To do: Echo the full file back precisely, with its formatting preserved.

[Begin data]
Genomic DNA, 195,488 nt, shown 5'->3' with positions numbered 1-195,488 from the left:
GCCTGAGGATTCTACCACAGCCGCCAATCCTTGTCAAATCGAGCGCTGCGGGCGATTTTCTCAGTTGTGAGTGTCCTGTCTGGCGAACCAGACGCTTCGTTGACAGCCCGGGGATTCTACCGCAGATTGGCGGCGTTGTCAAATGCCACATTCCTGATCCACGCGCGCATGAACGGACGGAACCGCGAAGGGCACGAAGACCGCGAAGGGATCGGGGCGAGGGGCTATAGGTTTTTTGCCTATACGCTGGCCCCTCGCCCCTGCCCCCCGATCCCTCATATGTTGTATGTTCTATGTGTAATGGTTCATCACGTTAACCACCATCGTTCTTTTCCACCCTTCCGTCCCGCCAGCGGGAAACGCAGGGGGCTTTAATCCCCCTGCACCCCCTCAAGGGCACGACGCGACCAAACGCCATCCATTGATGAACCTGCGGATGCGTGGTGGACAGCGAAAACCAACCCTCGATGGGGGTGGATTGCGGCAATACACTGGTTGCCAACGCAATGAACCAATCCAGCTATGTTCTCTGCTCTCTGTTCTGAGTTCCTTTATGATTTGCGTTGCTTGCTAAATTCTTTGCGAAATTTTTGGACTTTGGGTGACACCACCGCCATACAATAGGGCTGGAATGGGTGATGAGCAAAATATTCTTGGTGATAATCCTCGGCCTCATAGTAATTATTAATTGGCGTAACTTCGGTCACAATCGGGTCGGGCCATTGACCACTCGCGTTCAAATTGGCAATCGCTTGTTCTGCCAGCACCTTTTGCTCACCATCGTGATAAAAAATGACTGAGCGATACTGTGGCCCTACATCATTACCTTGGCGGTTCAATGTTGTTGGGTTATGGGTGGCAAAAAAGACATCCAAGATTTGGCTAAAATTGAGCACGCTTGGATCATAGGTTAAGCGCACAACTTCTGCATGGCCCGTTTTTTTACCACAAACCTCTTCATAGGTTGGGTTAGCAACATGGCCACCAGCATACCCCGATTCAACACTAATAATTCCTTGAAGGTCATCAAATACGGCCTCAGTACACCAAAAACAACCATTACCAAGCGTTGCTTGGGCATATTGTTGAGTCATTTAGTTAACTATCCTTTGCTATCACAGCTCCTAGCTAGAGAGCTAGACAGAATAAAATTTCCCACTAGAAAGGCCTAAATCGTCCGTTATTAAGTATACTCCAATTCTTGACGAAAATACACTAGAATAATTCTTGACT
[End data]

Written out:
Genomic DNA, 195,488 nt, shown 5'->3' with positions numbered 1-195,488 from the left:
GCCTGAGGATTCTACCACAGCCGCCAATCCTTGTCAAATCGAGCGCTGCGGGCGATTTTCTCAGTTGTGAGTGTCCTGTCTGGCGAACCAGACGCTTCGTTGACAGCCCGGGGATTCTACCGCAGATTGGCGGCGTTGTCAAATGCCACATTCCTGATCCACGCGCGCATGAACGGACGGAACCGCGAAGGGCACGAAGACCGCGAAGGGATCGGGGCGAGGGGCTATAGGTTTTTTGCCTATACGCTGGCCCCTCGCCCCTGCCCCCCGATCCCTCATATGTTGTATGTTCTATGTGTAATGGTTCATCACGTTAACCACCATCGTTCTTTTCCACCCTTCCGTCCCGCCAGCGGGAAACGCAGGGGGCTTTAATCCCCCTGCACCCCCTCAAGGGCACGACGCGACCAAACGCCATCCATTGATGAACCTGCGGATGCGTGGTGGACAGCGAAAACCAACCCTCGATGGGGGTGGATTGCGGCAATACACTGGTTGCCAACGCAATGAACCAATCCAGCTATGTTCTCTGCTCTCTGTTCTGAGTTCCTTTATGATTTGCGTTGCTTGCTAAATTCTTTGCGAAATTTTTGGACTTTGGGTGACACCACCGCCATACAATAGGGCTGGAATGGGTGATGAGCAAAATATTCTTGGTGATAATCCTCGGCCTCATAGTAATTATTAATTGGCGTAACTTCGGTCACAATCGGGTCGGGCCATTGACCACTCGCGTTCAAATTGGCAATCGCTTGTTCTGCCAGCACCTTTTGCTCACCATCGTGATAAAAAATGACTGAGCGATACTGTGGCCCTACATCATTACCTTGGCGGTTCAATGTTGTTGGGTTATGGGTGGCAAAAAAGACATCCAAGATTTGGCTAAAATTGAGCACGCTTGGATCATAGGTTAAGCGCACAACTTCTGCATGGCCCGTTTTTTTACCACAAACCTCTTCATAGGTTGGGTTAGCAACATGGCCACCAGCATACCCCGATTCAACACTAATAATTCCTTGAAGGTCATCAAATACGGCCTCAGTACACCAAAAACAACCATTACCAAGCGTTGCTTGGGCATATTGTTGAGTCATTTAGTTAACTATCCTTTGCTATCACAGCTCCTAGCTAGAGAGCTAGACAGAATAAAATTTCCCACTAGAAAGGCCTAAATCGTCCGTTATTAAGTATACTCCAATTCTTGACGAAAATACACTAGAATAATTCTTGACT